Syndicate content

Four Ways to Talk About Big Data

Elena Kvochko's picture

A growing trend towards digitization, digital storing, processing, and managing of information, as well as the spread of electronic devices and electronic communication lead to generation of high volumes of data. “Big data” collected from sensors, mobile devices, and computers create new opportunities, as well as new challenges for the way organizations operatee.

To illustrate the new opportunities opened up by big data, IBM reports that 2.5 quintillion bytes of data is created on a daily basis, and almost 90% of all data was created within the past 2 years. McKinsey predicts that the volume of global data will grow at the rate of 40% annually. A company like Walmart, processes over 1 million transactions per hour and owns over 2.5 petabytes of data. According to Gartner, developing big data capability and technology will account for $28 billion of IT spending in 2012 and will increase to $34 billion on 2013. Now, most of the big data spending goes towards social network and content analysis. Many organizations have already started developing core competencies related to big data and are customizing their existing solutions to the new environment influenced by big data. Governments are also facing new challenges of creating an enabling environment for businesses to be able to operate with large amounts of data, especially containing sensitive information.

1. Big data is increasing security and privacy awareness. Governments, citizens, as well as companies and clients show greater sensitivity towards data and its privacy. As noted by Cloudera CTO Amr Awadallah speaking at Wharton BizTech conference, people and organizations are more willing to give up control even over their financial resources by, for instance, putting them into bank accounts, than to give up control over their data. In December 2012, California Department of Insurance announced that it was launching investigation of Nationwide Mutual Insurance Co which reportedly had its computer system penetrated. The potential number of affected individuals whose personal and financial data, including tax returns, social security numbers was accessed, could reportedly reach over a million. Security of computer systems and data is becoming key to preserving assets and reputation of organizations.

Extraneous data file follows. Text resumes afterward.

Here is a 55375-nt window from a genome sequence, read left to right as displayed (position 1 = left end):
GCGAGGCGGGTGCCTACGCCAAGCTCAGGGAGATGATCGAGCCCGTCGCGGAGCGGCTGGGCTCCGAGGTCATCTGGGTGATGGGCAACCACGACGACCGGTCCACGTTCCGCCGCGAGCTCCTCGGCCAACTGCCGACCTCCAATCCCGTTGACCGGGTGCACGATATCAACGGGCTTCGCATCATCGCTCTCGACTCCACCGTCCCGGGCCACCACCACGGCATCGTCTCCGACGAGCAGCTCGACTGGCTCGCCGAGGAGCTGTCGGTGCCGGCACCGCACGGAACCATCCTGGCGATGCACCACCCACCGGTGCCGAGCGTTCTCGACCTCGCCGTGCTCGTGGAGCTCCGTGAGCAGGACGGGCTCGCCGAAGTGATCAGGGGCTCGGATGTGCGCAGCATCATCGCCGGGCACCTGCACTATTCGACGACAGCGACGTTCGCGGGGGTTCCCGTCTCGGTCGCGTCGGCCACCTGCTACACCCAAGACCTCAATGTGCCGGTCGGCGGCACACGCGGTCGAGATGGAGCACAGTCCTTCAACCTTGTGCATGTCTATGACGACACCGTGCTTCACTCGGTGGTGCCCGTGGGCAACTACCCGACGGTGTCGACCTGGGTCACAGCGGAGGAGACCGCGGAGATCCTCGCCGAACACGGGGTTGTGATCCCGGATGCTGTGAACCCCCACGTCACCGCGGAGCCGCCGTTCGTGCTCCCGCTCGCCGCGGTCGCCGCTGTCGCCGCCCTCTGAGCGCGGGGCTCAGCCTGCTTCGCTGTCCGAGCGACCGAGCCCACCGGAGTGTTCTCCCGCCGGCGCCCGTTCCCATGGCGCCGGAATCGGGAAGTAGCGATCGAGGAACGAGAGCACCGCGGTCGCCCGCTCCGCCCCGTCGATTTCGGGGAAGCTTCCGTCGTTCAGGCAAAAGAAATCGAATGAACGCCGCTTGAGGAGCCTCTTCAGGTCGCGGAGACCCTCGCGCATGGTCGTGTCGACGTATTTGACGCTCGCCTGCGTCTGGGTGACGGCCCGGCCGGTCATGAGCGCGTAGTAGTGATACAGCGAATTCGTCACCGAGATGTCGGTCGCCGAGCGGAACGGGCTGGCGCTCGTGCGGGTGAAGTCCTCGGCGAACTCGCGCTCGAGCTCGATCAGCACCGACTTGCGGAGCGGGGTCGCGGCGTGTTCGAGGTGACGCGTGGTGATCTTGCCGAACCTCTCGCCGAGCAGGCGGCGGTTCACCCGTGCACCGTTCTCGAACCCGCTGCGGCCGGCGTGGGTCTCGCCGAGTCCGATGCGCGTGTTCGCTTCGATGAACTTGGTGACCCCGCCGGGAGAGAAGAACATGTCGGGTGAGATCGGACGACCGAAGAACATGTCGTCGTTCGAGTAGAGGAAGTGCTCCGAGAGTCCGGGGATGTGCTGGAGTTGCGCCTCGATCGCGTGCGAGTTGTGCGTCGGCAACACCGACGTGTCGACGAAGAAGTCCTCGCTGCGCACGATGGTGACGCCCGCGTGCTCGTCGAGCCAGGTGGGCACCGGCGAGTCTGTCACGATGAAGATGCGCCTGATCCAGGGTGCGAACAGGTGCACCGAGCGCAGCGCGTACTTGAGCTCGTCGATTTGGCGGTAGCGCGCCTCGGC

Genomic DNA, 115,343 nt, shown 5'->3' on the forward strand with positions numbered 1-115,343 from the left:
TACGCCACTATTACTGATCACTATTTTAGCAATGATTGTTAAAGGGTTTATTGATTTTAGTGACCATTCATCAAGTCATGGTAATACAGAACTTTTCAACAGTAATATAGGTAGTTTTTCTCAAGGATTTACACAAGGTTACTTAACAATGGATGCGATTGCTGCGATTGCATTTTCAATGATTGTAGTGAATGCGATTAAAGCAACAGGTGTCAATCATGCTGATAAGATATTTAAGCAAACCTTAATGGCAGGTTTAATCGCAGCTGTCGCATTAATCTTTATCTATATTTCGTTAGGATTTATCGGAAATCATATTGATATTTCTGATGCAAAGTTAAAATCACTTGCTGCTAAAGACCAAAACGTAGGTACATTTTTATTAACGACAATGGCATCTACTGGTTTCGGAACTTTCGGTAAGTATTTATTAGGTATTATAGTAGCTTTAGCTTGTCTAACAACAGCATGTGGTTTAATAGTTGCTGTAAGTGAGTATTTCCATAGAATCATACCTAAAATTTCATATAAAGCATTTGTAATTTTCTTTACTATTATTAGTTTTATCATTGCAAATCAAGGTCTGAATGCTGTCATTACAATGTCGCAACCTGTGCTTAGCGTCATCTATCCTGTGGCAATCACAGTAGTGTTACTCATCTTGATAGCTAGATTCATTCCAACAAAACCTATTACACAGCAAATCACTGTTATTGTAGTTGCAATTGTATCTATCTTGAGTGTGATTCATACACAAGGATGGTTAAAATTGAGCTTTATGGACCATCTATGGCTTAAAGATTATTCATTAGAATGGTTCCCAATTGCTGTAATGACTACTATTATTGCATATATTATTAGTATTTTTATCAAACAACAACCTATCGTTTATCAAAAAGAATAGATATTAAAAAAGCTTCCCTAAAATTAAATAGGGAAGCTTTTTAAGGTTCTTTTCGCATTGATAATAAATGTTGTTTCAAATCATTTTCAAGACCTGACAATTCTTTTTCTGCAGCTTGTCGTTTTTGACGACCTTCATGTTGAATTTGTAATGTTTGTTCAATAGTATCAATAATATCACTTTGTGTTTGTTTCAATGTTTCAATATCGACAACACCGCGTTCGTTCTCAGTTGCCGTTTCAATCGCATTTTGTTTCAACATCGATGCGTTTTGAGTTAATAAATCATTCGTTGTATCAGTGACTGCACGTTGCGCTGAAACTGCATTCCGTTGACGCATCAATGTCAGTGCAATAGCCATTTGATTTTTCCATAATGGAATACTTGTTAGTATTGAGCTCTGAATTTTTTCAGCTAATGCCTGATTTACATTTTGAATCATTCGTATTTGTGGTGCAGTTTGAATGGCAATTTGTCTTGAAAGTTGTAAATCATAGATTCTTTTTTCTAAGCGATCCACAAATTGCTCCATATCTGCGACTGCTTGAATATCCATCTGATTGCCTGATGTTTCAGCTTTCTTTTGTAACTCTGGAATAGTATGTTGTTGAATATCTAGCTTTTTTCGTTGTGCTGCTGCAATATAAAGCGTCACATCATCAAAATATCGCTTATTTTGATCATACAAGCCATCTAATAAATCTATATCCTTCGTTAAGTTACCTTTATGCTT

2. Big data is improving transparency and efficiency of operations. Data-driven decisions lead to better efficiency and opening up non-sensitive data helps make organizations more transparent. Open data movement has shown how data stimulates innovation and development of analytical capabilities. New applications and data visualization have made services and information more accessible and help better engage citizens and clients. According to David Lee, Director of Product Development at Box, speaking at Wharton, most of the data used by citizens is created trough desktop applications and specialized content apps.

3. Big data is driving infrastructure development. Growth of data will stimulate organizations to rely on cloud providers to store the data. Gartner predicts that by 2016, nearly 1/3 of the data will be stored in the cloud and the cloud industry will double. The US was among the first governments to switch to cloud computing. The government launched FedRamp program which aims to accelerate secure cloud adoption and authorize the IT services which are used by government agencies. For scientific and research purposes, big data is creating the need for powerful machines to process it. The US government owns 251 of 500 top supercomputers. Oak Ridge National Laboratory in Tennessee managed by the US Department of Energy has the world’s most powerful computer Titan with 17.59 Petaflop/s (quadrillions of calculations per second) and 560.640 processors. Europe has 105 out of 500 top super computers, China – 72, No 2 country after the US.

4. Big data is creating jobs. According to indeed.com, there are over 17.000 jobs in big data immediately available in the US. Gartner predicts that by 2015 this number will increase to 1.9 million jobs. Globally, 4.4 million jobs will be created to support big data. McKinsey estimates that by 2018, US will experience a shortage of 140.000 to 190.000 of analytics professionals and almost 1.5 million of big data professionals, from analysts to managers. To address the shortage of talent, companies, for example EMC, started to offer training and certification programs in big data. Universities are launching Master’s program in analytics, very large information systems and big data to prepare next-generation specialists.